This paper takes a fresh look at what is known about the 17th–18th century Basque-Icelandic glossaries and reassesses their historical importance from a cultural perspective. These anonymous glossaries have been published a number of times since Deen's first publication (1937) and attracted some interest in the 1980s because of the few Basque pidgin sentences included in the second glossary. I maintain that their importance goes well beyond the undoubtedly interesting pidgin section of glossary II. To prove this point, I sketch a brief history of the context in which Basques and Icelanders came together, and analyze some of the words in the glossaries to offer an explanation of some obscure terms, as well as to re-assess the origin of the informants and the circumstances that gave rise to these unique documents.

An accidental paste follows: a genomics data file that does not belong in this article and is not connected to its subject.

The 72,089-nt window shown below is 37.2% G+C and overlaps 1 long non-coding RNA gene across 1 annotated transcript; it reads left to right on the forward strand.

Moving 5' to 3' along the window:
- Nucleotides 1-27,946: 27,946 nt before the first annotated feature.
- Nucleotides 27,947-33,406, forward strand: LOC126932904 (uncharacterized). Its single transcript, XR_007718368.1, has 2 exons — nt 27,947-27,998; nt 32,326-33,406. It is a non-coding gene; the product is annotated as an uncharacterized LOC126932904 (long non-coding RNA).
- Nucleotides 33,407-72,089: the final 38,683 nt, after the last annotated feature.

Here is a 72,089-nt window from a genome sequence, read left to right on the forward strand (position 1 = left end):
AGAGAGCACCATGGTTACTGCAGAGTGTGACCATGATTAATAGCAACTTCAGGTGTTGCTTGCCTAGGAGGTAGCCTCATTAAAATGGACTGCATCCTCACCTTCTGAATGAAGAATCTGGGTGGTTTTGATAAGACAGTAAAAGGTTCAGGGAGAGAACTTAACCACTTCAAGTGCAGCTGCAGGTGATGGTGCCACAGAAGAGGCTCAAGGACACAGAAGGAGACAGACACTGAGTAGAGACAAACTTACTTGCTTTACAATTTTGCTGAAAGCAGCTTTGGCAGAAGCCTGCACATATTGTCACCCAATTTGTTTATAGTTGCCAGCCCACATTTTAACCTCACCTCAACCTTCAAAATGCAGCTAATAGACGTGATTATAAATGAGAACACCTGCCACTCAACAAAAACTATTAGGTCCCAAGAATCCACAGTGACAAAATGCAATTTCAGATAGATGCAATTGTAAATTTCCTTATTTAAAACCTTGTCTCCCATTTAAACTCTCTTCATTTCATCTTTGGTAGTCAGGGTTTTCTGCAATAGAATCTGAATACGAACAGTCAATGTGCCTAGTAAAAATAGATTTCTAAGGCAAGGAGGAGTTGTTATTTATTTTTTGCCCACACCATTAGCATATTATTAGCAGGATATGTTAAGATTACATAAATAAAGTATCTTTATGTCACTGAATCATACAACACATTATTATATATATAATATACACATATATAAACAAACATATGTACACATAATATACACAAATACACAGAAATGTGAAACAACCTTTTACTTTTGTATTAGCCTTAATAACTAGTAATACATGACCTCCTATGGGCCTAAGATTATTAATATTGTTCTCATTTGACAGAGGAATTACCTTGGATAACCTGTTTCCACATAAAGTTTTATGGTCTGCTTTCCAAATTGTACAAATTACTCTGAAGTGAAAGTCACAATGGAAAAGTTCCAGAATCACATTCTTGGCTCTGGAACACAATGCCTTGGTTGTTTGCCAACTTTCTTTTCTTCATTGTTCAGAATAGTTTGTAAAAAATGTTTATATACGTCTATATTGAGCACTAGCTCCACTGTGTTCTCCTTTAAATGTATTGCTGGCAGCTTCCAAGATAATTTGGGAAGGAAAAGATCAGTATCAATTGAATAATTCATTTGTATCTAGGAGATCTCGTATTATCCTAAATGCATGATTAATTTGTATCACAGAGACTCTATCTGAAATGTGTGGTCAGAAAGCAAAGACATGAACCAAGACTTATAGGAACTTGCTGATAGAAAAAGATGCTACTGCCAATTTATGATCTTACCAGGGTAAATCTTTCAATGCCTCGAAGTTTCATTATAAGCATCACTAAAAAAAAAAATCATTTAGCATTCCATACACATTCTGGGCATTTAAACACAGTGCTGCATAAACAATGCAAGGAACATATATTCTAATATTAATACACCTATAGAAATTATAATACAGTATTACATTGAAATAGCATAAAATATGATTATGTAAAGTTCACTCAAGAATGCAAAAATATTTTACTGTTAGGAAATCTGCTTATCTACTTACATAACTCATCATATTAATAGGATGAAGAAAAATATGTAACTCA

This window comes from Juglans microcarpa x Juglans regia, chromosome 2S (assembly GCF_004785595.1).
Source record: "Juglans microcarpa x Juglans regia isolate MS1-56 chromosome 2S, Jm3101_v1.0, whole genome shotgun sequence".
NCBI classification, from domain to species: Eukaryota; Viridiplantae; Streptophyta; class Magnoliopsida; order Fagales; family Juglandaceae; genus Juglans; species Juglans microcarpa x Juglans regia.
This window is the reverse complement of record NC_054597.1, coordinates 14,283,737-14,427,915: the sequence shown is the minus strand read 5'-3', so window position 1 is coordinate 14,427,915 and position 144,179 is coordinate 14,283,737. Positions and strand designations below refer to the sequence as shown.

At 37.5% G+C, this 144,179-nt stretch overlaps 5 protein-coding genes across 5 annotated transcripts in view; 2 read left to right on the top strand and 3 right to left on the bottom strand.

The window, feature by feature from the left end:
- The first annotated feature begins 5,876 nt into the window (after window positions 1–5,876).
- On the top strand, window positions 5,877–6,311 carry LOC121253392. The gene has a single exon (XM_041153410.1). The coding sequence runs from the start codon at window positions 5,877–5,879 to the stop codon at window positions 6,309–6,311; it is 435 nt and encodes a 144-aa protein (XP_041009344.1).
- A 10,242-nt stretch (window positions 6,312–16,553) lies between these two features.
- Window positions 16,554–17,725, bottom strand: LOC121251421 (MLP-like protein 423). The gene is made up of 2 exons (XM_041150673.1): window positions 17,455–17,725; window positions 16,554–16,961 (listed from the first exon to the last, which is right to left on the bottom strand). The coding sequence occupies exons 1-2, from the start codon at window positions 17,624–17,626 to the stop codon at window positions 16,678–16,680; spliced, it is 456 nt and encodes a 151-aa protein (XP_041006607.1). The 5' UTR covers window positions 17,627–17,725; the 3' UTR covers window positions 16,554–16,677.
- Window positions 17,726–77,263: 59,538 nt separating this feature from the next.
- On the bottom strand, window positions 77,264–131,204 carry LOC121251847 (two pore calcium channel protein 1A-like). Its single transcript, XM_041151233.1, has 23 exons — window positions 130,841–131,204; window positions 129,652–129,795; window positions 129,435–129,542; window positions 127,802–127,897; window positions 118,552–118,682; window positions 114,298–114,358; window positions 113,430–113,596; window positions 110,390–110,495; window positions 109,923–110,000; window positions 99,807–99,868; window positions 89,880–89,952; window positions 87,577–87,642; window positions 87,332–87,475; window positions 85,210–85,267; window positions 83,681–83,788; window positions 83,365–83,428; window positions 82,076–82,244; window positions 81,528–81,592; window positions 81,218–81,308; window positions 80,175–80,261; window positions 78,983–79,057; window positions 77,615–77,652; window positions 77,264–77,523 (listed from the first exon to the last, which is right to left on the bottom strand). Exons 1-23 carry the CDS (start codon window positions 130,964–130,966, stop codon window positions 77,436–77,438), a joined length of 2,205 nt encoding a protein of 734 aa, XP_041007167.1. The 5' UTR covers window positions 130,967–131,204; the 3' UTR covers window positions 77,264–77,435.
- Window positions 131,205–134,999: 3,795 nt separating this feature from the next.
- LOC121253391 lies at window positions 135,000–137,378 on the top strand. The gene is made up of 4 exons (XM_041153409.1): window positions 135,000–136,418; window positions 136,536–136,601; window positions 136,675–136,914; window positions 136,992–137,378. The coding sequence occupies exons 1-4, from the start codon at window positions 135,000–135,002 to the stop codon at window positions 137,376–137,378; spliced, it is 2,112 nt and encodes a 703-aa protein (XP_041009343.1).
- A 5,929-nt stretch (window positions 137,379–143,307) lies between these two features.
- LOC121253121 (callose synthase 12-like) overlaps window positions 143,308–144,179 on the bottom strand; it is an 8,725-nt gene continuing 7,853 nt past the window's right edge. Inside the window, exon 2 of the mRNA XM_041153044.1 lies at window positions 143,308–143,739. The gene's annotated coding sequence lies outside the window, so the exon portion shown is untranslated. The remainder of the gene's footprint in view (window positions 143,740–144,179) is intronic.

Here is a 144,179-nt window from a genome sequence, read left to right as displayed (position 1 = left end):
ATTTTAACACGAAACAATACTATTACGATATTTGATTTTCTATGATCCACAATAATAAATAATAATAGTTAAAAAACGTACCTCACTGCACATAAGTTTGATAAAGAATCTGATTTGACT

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Vol. 1 • No. 1